Yesterday a Harrods Christmas catalogue plopped through my letterbox, followed by one from John Lewis. But for around 150,000 people in Britain, Christmas this year is going to be a miserable affair. They certainly won't be interested in mail-order decorations or opulent boxes of bath oils. The crash of the Farepak Christmas hamper club company has brought financial hardship to those who can least afford it.
You might think that the government would feel charitably inclined towards members of the public who plan their expenditure ahead and try to avoid credit card debit by putting away a small amount of money every week in order to give themselves a treat at Christmas.
Doesn't that sound like sensible financial thinking, or to use one of our Chancellor's favourite words, prudence? Farepak's customers saved for vouchers and Christmas hampers, but when the company went belly-up on 13 October no one was talking about these people getting any of their savings - which range from £500 to thousands - back. Instead, as usual, the the bosses of the companies involved are not being held accountable.
The men who have come in for plenty of criticism in the media, and in parliament are William Rollason, Farepak's chief executive, and Sir Clive Thompson, chairman of their parent company European Home Retail. Ironically, Sir Clive was knighted for "services to industry" but he was unable to come to the phone to talk about his latest little hiccup. The crash came about when the high street bank HBOS withdrew support for European Home Retail, whose shares were suspended in mid-August. Farepak's cash has vanished into the coffers of EHR.
It is not HBOS's fault that small people have lost thousands of pounds of their hard-earned wages, but they must bear a moral responsibility as Farepak's crash is a direct result of the failure of EHR. Labour MP Frank Field has been extremely articulate on the radio, demanding that HBOS, as the group's bankers, (who make billions of pounds of profit each year) should make a very large contribution to repaying the £40m owing to Farepak's customers. If they do not, then it would seem a good idea for all of us to boycott this bank because they clearly have no idea of public relations or customer service.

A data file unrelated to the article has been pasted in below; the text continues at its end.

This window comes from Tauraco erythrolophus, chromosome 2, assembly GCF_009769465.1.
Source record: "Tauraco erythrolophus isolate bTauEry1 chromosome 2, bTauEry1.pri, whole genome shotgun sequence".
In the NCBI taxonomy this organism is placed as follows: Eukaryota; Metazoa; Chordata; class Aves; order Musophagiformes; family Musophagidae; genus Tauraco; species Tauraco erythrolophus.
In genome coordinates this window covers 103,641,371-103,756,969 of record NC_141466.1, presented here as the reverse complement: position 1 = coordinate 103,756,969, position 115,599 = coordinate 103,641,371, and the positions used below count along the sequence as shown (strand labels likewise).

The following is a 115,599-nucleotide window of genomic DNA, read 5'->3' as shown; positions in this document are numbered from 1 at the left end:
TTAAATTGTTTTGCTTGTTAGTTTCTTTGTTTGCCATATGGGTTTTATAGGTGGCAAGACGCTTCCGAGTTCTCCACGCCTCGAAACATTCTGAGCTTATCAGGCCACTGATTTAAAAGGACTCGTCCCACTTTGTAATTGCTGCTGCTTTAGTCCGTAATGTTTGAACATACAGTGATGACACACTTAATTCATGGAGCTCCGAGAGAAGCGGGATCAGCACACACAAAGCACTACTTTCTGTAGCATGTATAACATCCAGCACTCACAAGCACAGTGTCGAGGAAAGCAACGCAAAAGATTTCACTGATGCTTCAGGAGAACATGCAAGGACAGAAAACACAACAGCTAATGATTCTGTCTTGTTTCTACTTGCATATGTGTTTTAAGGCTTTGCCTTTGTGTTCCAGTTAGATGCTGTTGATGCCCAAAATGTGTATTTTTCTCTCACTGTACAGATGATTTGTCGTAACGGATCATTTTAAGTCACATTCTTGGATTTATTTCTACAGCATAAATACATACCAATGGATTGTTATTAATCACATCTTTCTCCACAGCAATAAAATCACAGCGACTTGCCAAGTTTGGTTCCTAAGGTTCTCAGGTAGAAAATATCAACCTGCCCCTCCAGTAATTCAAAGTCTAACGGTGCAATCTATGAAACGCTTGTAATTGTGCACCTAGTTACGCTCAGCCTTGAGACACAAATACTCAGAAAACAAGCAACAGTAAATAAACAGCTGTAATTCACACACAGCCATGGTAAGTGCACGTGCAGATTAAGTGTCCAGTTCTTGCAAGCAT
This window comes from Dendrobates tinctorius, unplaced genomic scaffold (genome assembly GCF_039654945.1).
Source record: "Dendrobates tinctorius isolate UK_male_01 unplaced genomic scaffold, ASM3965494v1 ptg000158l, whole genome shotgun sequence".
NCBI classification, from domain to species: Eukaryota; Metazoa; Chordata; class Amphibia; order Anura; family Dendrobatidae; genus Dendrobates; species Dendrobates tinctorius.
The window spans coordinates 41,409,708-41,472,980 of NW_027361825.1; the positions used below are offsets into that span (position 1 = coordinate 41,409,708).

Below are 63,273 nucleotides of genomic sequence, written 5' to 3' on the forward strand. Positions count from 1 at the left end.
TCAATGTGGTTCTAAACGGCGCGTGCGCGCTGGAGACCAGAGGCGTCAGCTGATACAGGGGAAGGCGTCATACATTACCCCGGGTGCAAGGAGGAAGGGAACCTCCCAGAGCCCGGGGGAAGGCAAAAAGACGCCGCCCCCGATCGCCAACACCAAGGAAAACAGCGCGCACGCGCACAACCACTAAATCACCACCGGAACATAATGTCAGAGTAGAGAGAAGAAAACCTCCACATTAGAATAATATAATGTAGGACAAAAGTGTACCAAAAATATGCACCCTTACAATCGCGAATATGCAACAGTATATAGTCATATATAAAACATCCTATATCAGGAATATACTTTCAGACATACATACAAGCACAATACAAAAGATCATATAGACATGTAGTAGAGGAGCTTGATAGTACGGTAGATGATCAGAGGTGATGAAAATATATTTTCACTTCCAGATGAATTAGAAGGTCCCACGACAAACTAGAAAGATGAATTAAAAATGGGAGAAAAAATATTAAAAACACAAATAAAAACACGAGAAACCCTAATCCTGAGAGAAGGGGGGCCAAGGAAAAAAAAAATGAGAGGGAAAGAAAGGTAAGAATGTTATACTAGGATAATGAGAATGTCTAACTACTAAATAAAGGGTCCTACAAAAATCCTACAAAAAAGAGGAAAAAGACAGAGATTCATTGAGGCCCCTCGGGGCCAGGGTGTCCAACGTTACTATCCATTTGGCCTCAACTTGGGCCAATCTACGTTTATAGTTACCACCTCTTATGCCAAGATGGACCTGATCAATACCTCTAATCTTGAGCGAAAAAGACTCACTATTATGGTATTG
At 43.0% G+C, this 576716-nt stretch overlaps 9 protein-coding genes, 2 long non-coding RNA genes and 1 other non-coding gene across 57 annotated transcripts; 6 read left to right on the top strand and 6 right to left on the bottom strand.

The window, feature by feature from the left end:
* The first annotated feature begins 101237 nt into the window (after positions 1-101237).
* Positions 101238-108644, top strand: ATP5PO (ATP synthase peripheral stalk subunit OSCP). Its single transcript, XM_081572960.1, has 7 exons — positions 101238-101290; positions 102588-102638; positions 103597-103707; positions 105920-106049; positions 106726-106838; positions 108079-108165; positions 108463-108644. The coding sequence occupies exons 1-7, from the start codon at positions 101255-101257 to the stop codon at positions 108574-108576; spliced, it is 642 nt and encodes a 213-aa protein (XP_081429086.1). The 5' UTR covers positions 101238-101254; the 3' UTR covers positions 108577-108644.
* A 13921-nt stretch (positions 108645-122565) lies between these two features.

Now the Government has set up a fighting fund to try to help Farepak customers - but it has not offered to contribute money from public funds. Other traders such as Marks and Spencer, Tesco and Morrisons, as well as the Park Group (another Christmas Hamper firm) have offered cash, while John Lewis and Sainsbury have offered 25% off any vouchers. These sums of £150,000 and £250,000 and so on are pathetically small contributions from companies who will make more than this in profit in half a day's trading over the festive season.
Gordon Brown might have gone on GMTV to denounce the situation as "outrageous" but what is scandalous is that there wasn't legislation in place to protect the small investors and insufficient guidelines about the running of Christmas savings clubs.
In short, the small savers have been treated like mugs, while Sir Clive Thompson is sitting in a £2m house in Sevenoaks, looking forward to a pension said to be worth £14m.
The Trade minister asks us to dig into our packets and help Farepak's customers, and beseeches fellow MP's to donate a day's salary to the Farepak Fund. This is the same bunch of parliamentarians who voted themselves a another £10,000 allowance the other week, a decision supported by Jack Straw as a way to "improve engagement with the public and improve democracy".
They can add this to the average sum most MP's claim of around £134,000 a year each. That's a lot of hampers, turkeys and glass balls, isn't it?
When I was Gest's guest...
I can hardly wait for the sight of Liza Minnelli's ex-husband David Gest exchanging survival tips and cooking up the dried beans around the 'I'm a Celebrity' campfire in the Australian rainforest next week. I met Mr Gest in the very different surroundings of the ballroom of the Dorchester hotel, at an extraordinary party Liza threw to celebrate her husband's 50th. I had never met this exotic couple before, and neither had most of the (predominately female) guest list, an eclectic mix ranging from Petula Clark and Ruby Wax to Ms Dynamite, Jennifer Saunders and Dawn French. But, what the hell, it was a top night, the champagne flowed, and the cabaret (Liza sang), was great. JSP was snapped embracing a weird little man with dark glasses who you'll be seeing a lot more of in coming weeks.
* As EU negotiations to limit our working hours to 48 in a week have stumbled, is it any surprise that a quarter of the FTSE 100 companies have no female directors? The number of women holding non-executive directorships has fallen, as has the number of women holding FTSE directorships. Only 18 women hold senior boardroom positions in FTSE100 companies - a shocking result. Some of the companies who have no women on the board are our largest retailers - Associated British Food, RHM, and Scottish and Newcastle. Unilever have just one female, a non-executive director. Surely there is a case for positive discrimination, and using the law to enforce a minimum quota of women on the boards of companies?Reuse content